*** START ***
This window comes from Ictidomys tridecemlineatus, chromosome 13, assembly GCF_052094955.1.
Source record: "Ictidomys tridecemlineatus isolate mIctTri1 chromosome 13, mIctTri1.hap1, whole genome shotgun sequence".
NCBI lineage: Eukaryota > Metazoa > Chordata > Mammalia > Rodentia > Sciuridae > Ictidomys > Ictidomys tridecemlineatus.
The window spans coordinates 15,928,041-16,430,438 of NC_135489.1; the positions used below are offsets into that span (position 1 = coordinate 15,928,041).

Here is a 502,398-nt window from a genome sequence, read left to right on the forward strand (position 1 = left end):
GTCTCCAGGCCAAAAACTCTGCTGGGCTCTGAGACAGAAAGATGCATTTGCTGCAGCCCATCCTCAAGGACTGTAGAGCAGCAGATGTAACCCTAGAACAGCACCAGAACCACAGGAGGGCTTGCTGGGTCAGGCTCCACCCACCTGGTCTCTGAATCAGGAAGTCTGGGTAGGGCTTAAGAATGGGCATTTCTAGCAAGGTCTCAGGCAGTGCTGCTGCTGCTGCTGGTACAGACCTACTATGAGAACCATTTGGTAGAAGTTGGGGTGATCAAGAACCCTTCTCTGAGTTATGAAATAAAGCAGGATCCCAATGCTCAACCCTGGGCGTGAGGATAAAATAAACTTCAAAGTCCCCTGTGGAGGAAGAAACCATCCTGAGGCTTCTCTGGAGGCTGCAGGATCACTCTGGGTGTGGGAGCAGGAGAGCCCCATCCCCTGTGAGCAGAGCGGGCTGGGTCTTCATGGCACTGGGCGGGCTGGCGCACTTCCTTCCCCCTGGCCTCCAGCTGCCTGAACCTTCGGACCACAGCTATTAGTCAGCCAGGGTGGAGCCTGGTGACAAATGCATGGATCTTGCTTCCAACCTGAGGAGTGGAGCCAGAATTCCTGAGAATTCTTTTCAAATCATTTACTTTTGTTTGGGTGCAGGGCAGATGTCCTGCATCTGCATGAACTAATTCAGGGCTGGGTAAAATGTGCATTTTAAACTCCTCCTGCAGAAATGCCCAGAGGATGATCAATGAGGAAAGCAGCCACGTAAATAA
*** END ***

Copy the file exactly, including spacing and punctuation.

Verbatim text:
This window comes from Ictidomys tridecemlineatus, chromosome 13, assembly GCF_052094955.1.
Source record: "Ictidomys tridecemlineatus isolate mIctTri1 chromosome 13, mIctTri1.hap1, whole genome shotgun sequence".
NCBI lineage: Eukaryota > Metazoa > Chordata > Mammalia > Rodentia > Sciuridae > Ictidomys > Ictidomys tridecemlineatus.
The window spans coordinates 15,928,041-16,430,438 of NC_135489.1; the positions used below are offsets into that span (position 1 = coordinate 15,928,041).

Here is a 502,398-nt window from a genome sequence, read left to right on the forward strand (position 1 = left end):
GTCTCCAGGCCAAAAACTCTGCTGGGCTCTGAGACAGAAAGATGCATTTGCTGCAGCCCATCCTCAAGGACTGTAGAGCAGCAGATGTAACCCTAGAACAGCACCAGAACCACAGGAGGGCTTGCTGGGTCAGGCTCCACCCACCTGGTCTCTGAATCAGGAAGTCTGGGTAGGGCTTAAGAATGGGCATTTCTAGCAAGGTCTCAGGCAGTGCTGCTGCTGCTGCTGGTACAGACCTACTATGAGAACCATTTGGTAGAAGTTGGGGTGATCAAGAACCCTTCTCTGAGTTATGAAATAAAGCAGGATCCCAATGCTCAACCCTGGGCGTGAGGATAAAATAAACTTCAAAGTCCCCTGTGGAGGAAGAAACCATCCTGAGGCTTCTCTGGAGGCTGCAGGATCACTCTGGGTGTGGGAGCAGGAGAGCCCCATCCCCTGTGAGCAGAGCGGGCTGGGTCTTCATGGCACTGGGCGGGCTGGCGCACTTCCTTCCCCCTGGCCTCCAGCTGCCTGAACCTTCGGACCACAGCTATTAGTCAGCCAGGGTGGAGCCTGGTGACAAATGCATGGATCTTGCTTCCAACCTGAGGAGTGGAGCCAGAATTCCTGAGAATTCTTTTCAAATCATTTACTTTTGTTTGGGTGCAGGGCAGATGTCCTGCATCTGCATGAACTAATTCAGGGCTGGGTAAAATGTGCATTTTAAACTCCTCCTGCAGAAATGCCCAGAGGATGATCAATGAGGAAAGCAGCCACGTAAATAA